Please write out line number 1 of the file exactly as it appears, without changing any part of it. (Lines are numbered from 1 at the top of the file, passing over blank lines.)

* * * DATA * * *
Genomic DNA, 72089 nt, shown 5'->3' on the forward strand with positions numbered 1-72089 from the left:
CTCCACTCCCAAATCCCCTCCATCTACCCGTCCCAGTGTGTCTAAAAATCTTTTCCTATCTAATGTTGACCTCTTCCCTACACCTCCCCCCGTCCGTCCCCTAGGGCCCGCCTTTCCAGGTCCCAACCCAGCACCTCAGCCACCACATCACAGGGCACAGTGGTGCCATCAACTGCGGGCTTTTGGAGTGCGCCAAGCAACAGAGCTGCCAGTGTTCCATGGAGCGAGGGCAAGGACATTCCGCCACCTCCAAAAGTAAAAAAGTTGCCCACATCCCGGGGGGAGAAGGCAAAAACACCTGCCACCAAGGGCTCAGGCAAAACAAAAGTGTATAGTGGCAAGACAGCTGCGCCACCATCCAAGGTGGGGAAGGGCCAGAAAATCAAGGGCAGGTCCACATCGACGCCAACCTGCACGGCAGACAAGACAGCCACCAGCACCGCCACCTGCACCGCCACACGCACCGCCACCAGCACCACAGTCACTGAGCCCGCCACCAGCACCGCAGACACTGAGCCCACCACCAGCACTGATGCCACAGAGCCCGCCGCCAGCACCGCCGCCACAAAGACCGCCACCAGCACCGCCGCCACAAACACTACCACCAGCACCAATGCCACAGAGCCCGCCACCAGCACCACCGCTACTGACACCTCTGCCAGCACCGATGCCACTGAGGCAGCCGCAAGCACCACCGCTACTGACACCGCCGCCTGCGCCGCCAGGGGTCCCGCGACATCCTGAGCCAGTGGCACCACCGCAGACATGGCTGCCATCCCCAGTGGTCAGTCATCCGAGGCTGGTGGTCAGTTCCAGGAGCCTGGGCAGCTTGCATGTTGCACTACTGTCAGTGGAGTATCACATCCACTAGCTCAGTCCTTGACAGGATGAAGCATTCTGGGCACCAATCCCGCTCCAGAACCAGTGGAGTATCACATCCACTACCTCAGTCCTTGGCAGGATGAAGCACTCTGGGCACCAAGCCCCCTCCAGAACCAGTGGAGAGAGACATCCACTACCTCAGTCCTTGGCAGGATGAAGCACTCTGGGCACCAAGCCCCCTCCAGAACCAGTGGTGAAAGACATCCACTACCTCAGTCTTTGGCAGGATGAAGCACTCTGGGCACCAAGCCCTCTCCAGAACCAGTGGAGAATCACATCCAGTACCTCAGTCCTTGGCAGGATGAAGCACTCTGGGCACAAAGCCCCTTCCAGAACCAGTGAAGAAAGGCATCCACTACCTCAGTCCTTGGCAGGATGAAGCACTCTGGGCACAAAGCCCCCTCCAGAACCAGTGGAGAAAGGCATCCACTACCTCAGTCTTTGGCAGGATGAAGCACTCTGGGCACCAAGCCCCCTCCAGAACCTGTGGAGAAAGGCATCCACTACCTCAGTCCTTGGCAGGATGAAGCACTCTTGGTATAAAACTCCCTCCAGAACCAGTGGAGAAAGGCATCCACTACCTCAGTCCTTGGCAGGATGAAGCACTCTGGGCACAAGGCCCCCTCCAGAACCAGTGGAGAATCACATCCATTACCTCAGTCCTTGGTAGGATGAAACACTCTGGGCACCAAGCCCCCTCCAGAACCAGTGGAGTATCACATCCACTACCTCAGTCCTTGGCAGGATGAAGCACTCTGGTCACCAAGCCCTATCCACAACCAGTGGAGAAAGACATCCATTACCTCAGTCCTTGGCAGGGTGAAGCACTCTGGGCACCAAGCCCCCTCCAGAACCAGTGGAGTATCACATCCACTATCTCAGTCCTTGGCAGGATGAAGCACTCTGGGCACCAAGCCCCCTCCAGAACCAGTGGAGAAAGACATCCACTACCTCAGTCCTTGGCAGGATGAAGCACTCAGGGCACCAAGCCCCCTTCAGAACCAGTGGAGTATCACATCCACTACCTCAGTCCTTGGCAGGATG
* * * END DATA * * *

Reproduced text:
Genomic DNA, 72089 nt, shown 5'->3' on the forward strand with positions numbered 1-72089 from the left: